Florida gas prices fall after setting new 2024 high
oil pump and nozzles at the gas station on the street in daylight

oil pump and nozzles at the gas station on the street in daylight
It’s still far below last year’s peak price.

Gas prices in Florida hit a new 2024 high, climbing to $3.37 per gallon by mid-week before sinking 6 cents through Sunday, according to AAA — The Auto Club Group.

By Monday morning, the average statewide price per gallon was $3.30 — 4 cents more than the national average.

The peak price last year was $3.85 per gallon.

Mark Jenkins, spokesperson for AAA, attributed the recent price hikes to rising oil prices as refineries slow production to conduct seasonal maintenance.

“Florida’s gas prices are likely to face continued upward pressure through the next month,” he said, “as the presence of winter residents and spring breakers contributes to strong fuel demand.”

U.S. crude oil prices fell by the end of last week, closing Friday at $76.49 per barrel. That’s 3% lower than the previous week’s closing price of $79.19 per barrel, which was the highest daily closing price of the year so far.

The highest daily settlement last year was $93.68 per barrel.

As usual, the most expensive metro market in the Sunshine State is the West Palm Beach-Boca Raton area, where motorists are shelling out $3.50 on average for a gallon of gasoline, followed by Naples ($3.41) and Gainesville ($3.38).

The cheapest gas is in the Crestview-Fort Walton Beach area, Panama City and Pensacola, where drivers and motorcyclists are paying $3.07 per gallon on average.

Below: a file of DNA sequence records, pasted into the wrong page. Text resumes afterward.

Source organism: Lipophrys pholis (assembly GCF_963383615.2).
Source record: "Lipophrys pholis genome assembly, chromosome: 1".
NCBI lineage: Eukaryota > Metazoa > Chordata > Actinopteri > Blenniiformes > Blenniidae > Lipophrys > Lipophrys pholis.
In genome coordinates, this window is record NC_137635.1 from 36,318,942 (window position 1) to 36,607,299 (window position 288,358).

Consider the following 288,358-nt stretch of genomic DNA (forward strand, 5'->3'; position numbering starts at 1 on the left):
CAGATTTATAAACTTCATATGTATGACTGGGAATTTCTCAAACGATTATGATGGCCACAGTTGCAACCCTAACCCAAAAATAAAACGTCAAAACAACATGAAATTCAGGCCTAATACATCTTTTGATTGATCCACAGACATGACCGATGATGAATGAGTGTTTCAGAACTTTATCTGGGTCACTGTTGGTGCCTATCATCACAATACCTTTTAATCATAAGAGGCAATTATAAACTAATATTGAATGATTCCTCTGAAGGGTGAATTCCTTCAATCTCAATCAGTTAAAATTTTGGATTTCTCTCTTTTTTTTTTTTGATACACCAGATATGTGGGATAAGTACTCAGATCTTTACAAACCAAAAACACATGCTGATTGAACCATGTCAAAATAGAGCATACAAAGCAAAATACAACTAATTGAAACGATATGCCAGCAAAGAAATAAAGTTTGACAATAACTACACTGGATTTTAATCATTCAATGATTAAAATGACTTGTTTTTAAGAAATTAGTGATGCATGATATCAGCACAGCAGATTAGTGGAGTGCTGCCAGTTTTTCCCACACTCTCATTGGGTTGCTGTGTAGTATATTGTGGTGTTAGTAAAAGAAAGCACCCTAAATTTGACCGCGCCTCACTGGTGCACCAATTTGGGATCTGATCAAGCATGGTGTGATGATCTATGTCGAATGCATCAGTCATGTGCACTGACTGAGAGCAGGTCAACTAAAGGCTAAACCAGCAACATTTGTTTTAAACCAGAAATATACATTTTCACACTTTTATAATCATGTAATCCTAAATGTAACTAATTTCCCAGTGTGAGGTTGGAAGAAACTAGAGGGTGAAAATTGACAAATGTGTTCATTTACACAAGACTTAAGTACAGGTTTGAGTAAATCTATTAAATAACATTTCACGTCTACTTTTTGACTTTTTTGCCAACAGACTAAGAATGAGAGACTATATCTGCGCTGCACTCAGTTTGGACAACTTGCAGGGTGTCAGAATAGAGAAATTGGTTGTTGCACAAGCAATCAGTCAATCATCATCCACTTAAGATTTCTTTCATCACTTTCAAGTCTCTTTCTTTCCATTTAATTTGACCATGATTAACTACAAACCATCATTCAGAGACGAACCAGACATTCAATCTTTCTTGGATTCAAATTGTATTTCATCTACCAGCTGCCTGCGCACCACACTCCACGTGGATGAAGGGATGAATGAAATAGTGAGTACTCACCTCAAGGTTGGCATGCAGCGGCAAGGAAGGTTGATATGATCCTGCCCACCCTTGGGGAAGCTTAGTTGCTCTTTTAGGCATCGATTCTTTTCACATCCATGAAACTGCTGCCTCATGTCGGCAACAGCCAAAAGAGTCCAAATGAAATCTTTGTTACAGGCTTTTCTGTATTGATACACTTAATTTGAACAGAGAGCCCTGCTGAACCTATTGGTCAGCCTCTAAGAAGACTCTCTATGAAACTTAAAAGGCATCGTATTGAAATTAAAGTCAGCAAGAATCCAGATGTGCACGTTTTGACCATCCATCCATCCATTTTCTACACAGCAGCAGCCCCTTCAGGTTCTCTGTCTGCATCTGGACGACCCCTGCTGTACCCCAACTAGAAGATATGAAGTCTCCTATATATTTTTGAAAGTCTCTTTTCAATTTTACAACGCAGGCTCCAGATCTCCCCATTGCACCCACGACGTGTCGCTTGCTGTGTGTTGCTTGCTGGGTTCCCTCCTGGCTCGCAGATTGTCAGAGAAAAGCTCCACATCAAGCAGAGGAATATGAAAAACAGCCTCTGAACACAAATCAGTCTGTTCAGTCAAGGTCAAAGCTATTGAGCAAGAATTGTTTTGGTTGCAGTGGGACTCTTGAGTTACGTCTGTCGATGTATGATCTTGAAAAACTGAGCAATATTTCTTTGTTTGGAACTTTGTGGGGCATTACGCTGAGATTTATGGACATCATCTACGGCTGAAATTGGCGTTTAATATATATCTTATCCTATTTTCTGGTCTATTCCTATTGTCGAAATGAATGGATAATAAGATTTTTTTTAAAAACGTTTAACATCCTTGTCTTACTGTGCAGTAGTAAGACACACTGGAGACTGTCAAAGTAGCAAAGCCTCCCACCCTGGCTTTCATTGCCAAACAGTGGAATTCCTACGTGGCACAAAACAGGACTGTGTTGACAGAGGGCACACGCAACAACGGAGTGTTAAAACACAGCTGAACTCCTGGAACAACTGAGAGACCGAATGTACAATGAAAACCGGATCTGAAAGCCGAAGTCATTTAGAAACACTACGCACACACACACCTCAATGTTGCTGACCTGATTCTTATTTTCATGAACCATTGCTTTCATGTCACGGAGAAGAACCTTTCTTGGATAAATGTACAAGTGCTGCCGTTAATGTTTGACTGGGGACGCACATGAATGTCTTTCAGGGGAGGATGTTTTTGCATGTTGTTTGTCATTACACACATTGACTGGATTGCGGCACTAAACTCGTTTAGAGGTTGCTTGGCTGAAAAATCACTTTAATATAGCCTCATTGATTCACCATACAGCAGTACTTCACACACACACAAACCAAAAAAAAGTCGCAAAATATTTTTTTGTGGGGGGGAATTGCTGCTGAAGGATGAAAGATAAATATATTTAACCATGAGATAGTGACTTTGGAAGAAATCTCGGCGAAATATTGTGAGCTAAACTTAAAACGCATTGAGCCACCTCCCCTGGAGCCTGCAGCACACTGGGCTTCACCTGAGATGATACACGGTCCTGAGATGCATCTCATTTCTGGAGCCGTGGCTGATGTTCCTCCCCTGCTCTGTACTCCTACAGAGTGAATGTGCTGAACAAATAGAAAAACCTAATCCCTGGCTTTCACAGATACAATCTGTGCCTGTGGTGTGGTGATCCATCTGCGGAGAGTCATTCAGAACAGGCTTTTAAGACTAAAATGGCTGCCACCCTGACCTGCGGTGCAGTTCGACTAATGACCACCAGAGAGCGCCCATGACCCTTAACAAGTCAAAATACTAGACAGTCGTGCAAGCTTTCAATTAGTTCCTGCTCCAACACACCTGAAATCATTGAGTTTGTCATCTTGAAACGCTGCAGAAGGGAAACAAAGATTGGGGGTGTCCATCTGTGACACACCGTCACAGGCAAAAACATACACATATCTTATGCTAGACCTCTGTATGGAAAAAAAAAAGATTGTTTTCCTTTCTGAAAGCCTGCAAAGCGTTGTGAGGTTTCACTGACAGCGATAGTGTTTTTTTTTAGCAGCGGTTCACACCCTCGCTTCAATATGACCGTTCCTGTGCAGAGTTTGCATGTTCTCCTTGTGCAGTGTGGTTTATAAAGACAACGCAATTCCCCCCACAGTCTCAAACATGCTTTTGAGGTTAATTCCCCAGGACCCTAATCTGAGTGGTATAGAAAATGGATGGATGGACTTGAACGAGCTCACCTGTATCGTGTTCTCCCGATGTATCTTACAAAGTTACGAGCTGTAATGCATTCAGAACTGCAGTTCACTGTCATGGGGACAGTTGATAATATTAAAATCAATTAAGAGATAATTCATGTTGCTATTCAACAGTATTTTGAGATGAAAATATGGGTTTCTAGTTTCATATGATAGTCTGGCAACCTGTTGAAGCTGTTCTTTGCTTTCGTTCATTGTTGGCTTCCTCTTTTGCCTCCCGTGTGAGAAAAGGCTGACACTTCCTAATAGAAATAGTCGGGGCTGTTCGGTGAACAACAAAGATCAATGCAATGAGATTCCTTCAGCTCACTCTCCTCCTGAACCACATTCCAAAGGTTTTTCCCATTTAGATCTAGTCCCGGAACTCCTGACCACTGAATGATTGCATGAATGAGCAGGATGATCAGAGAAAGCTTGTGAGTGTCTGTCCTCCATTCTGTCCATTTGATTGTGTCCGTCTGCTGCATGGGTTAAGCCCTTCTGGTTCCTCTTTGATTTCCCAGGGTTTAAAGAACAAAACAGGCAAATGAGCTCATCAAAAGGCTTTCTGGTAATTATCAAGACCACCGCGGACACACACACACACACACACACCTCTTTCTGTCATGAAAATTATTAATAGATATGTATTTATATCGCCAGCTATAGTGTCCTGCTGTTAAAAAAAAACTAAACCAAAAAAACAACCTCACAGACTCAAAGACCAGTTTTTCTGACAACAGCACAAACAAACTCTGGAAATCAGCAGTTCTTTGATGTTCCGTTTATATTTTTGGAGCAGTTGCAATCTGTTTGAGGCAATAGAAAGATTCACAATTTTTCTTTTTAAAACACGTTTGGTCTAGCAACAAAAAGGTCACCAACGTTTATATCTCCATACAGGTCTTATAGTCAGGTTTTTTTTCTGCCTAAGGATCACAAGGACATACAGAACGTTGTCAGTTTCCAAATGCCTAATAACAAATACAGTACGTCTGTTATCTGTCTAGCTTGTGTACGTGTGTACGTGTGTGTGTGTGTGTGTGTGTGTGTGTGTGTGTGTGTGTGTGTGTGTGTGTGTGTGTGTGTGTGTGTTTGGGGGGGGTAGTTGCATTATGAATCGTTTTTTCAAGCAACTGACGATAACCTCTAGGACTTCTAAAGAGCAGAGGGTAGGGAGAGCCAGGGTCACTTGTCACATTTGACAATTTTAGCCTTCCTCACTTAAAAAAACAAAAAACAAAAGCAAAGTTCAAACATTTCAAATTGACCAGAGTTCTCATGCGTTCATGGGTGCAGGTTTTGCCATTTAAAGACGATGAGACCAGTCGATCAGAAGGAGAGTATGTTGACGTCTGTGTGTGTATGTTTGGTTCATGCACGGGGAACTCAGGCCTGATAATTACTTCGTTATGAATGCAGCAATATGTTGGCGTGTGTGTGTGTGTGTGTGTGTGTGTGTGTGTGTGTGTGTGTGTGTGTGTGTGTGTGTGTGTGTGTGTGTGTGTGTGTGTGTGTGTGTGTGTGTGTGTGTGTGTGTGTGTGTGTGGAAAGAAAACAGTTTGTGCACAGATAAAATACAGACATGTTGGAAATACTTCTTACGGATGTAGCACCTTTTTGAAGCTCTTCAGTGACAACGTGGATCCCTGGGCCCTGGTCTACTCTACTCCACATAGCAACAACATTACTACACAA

Nationally, Hawaiians are experiencing the greatest pocket pain at the pump, presently paying $4.71 per gallon per gallon of petrol. California has the second-highest national price ($4.64), followed by Washington ($4.02).

Mississippi, Oklahoma and Texas tied for having the cheapest fuel. The average price in all on Monday morning was $3.85 per gallon.

Jesse Scheckner

Jesse Scheckner has covered South Florida with a focus on Miami-Dade County since 2012. His work has been recognized by the Hearst Foundation, Society of Professional Journalists, Florida Society of News Editors, Florida MMA Awards and Miami New Times. Email him at [email protected] and follow him on Twitter @JesseScheckner.


  • rbruce

    February 26, 2024 at 10:04 am

    Hawaii will always be expensive due to the extra transportation costs. California (77.9 cents/gal) and Washington (49.4/gal) pump prices are due to high state taxes, not the crude cost. California’s mandated fuel blend adds to the cost. Florida’s tax is 35.23 cents/gal.

  • Dont Say FLA

    February 26, 2024 at 10:29 am

    Outrageous, and those are just 87 octane prices. Does anybody even have a car anymore that can run on 87 octane?

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